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Avoiding Rattlesnakes

April 4th, 2014 No comments

Story telling is how many indigenous people – including native Americans – passed on life lessons to their young.

First, let's share – courtesy of FirstPeople – the native American legend of the little boy and the rattlesnake.

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The best predictor of future behavior and results is often past behavior and results. While this does not always hold true, for example the famous exception of Thomas Edison's 10,000 failed attempts before his success in inventing the light bulb, it is a widely accepted rule of thumb.

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Animals act according to their nature. What makes people different than most creatures is that humans have a higher intellect. Can people change? Sure. People quit over-drinking, smoking or abusing drugs every day. They often do so through 12 Step or other programs.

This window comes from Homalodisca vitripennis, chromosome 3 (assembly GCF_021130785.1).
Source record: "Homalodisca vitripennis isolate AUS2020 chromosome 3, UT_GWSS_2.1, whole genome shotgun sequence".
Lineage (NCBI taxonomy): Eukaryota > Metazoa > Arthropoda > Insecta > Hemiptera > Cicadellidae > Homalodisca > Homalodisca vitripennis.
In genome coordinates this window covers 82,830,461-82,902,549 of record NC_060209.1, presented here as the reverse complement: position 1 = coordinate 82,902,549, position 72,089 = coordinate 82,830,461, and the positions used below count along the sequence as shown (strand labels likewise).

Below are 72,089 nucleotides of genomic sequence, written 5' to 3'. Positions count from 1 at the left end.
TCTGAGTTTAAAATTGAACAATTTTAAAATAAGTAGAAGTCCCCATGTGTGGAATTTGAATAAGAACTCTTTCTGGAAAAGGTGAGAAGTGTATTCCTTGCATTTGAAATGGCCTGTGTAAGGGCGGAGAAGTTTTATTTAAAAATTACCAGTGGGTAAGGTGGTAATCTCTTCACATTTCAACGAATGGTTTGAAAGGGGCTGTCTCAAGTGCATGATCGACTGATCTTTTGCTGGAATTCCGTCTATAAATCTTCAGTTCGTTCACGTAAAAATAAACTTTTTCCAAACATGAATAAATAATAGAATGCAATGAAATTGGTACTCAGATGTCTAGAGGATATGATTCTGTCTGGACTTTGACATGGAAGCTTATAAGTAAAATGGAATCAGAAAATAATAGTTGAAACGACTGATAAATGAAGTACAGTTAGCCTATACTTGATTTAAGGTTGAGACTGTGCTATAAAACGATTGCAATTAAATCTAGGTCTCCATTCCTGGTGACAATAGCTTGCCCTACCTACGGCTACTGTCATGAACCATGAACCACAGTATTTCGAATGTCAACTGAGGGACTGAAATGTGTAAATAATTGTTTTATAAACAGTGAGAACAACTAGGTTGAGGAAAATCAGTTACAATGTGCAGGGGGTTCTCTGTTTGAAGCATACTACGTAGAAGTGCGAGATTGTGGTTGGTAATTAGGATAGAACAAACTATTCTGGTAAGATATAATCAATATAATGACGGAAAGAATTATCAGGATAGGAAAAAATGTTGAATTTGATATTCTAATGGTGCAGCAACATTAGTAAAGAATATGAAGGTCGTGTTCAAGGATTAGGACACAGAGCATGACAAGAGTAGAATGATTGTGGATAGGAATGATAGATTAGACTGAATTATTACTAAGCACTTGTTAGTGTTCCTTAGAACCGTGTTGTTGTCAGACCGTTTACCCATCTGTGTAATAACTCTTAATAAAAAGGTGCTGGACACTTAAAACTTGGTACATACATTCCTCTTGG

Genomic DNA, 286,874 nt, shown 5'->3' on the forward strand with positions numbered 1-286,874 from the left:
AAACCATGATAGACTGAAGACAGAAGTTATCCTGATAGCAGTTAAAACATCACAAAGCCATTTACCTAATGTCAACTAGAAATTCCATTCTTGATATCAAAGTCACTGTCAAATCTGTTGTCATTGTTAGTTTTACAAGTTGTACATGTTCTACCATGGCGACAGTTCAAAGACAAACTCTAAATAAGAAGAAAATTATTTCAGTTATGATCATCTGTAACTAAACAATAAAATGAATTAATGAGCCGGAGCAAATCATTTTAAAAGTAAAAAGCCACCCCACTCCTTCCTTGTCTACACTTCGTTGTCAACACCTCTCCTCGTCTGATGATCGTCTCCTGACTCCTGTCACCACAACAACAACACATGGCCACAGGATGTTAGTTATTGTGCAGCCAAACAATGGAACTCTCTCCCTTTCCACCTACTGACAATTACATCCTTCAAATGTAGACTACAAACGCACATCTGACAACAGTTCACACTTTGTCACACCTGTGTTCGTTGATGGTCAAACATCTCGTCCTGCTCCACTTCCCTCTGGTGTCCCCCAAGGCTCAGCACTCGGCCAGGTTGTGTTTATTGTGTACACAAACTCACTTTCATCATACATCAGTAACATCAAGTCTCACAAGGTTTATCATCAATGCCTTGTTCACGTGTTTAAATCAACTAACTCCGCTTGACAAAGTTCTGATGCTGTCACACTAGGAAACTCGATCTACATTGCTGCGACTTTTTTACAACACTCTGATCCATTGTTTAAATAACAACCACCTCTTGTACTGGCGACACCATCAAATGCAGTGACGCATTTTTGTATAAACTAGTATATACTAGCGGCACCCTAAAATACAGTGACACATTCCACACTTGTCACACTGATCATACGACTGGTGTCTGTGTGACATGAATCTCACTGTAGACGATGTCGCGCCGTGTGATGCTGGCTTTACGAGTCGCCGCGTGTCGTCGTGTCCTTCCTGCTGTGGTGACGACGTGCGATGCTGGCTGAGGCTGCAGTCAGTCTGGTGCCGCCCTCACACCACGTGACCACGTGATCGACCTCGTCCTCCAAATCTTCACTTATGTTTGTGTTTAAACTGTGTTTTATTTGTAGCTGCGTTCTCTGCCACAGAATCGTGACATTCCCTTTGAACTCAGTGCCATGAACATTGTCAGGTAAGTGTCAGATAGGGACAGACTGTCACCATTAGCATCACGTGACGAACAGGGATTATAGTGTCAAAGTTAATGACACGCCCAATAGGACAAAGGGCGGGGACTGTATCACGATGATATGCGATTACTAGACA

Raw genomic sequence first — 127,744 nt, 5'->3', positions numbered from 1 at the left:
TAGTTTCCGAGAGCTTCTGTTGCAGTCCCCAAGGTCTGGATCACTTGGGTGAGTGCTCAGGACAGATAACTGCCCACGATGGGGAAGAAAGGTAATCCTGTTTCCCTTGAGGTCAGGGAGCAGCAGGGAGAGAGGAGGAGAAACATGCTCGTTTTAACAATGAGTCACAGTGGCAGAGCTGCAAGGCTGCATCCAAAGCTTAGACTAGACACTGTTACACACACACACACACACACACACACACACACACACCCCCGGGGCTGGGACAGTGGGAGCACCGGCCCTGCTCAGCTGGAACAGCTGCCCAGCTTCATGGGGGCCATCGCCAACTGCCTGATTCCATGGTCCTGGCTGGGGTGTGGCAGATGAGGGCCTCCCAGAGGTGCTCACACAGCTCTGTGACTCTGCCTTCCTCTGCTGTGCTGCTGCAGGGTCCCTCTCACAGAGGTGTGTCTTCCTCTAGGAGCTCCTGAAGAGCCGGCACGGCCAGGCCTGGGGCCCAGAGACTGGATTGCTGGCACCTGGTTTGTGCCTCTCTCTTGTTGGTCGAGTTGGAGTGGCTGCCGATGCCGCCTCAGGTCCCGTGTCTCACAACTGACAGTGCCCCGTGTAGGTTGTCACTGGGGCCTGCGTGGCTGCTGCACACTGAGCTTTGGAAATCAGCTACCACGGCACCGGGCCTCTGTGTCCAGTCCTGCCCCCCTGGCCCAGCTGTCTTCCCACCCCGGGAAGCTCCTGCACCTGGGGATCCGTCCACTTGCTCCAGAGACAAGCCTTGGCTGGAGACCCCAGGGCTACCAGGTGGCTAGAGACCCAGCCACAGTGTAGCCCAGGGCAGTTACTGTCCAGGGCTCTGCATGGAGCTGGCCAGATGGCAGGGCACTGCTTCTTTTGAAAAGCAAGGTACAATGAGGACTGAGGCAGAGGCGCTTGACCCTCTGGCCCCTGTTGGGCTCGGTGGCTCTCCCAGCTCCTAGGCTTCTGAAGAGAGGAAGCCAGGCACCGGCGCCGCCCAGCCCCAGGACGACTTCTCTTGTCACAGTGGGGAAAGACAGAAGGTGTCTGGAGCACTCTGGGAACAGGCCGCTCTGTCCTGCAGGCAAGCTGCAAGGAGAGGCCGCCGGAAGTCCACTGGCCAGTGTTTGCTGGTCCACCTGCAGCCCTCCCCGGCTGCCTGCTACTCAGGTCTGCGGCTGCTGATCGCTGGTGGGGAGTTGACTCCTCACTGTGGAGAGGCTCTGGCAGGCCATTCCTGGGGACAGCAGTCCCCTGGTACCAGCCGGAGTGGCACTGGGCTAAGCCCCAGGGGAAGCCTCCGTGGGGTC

But beware of the rattle snake.

The moral of the Cherokee story is to help others spot and avoid smooth talking, ear tickling and seductive “rattle snakes.” There will always be people who tell us what we want to hear, even if what they say is not true.

This is why fact checking is important. Without understanding the facts of an issue, the rattle snakes can tell us a tale we may want to hear and yet that may still later 'bite you.'

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And please, never confuse those who protect others by engaging and capturing the snakes of the world – such as the honorable police, military or those in media who expose sometimes tough truths – with the snakes they seek to expose, capture or put away. ##

(Image credit: Wikicommons)

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